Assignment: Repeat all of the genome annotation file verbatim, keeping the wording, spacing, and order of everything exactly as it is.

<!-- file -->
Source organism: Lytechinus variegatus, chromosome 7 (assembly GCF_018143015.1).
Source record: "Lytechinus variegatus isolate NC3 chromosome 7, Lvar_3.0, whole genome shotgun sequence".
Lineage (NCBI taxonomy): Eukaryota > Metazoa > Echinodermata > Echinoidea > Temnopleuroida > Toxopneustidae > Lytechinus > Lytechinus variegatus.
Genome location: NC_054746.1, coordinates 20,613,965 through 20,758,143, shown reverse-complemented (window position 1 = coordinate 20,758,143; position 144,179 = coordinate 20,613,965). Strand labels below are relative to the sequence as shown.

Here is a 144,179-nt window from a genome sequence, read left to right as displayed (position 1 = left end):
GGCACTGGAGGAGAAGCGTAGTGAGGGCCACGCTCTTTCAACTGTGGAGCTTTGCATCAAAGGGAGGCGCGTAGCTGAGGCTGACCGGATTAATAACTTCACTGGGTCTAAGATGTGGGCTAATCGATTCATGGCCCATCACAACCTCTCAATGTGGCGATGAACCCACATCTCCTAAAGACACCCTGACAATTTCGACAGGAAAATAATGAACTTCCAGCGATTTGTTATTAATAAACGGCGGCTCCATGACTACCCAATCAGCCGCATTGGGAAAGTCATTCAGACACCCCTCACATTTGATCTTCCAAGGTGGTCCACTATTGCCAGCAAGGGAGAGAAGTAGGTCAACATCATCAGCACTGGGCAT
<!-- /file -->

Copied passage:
Source organism: Lytechinus variegatus, chromosome 7 (assembly GCF_018143015.1).
Source record: "Lytechinus variegatus isolate NC3 chromosome 7, Lvar_3.0, whole genome shotgun sequence".
Lineage (NCBI taxonomy): Eukaryota > Metazoa > Echinodermata > Echinoidea > Temnopleuroida > Toxopneustidae > Lytechinus > Lytechinus variegatus.
Genome location: NC_054746.1, coordinates 20,613,965 through 20,758,143, shown reverse-complemented (window position 1 = coordinate 20,758,143; position 144,179 = coordinate 20,613,965). Strand labels below are relative to the sequence as shown.

Here is a 144,179-nt window from a genome sequence, read left to right as displayed (position 1 = left end):
GGCACTGGAGGAGAAGCGTAGTGAGGGCCACGCTCTTTCAACTGTGGAGCTTTGCATCAAAGGGAGGCGCGTAGCTGAGGCTGACCGGATTAATAACTTCACTGGGTCTAAGATGTGGGCTAATCGATTCATGGCCCATCACAACCTCTCAATGTGGCGATGAACCCACATCTCCTAAAGACACCCTGACAATTTCGACAGGAAAATAATGAACTTCCAGCGATTTGTTATTAATAAACGGCGGCTCCATGACTACCCAATCAGCCGCATTGGGAAAGTCATTCAGACACCCCTCACATTTGATCTTCCAAGGTGGTCCACTATTGCCAGCAAGGGAGAGAAGTAGGTCAACATCATCAGCACTGGGCAT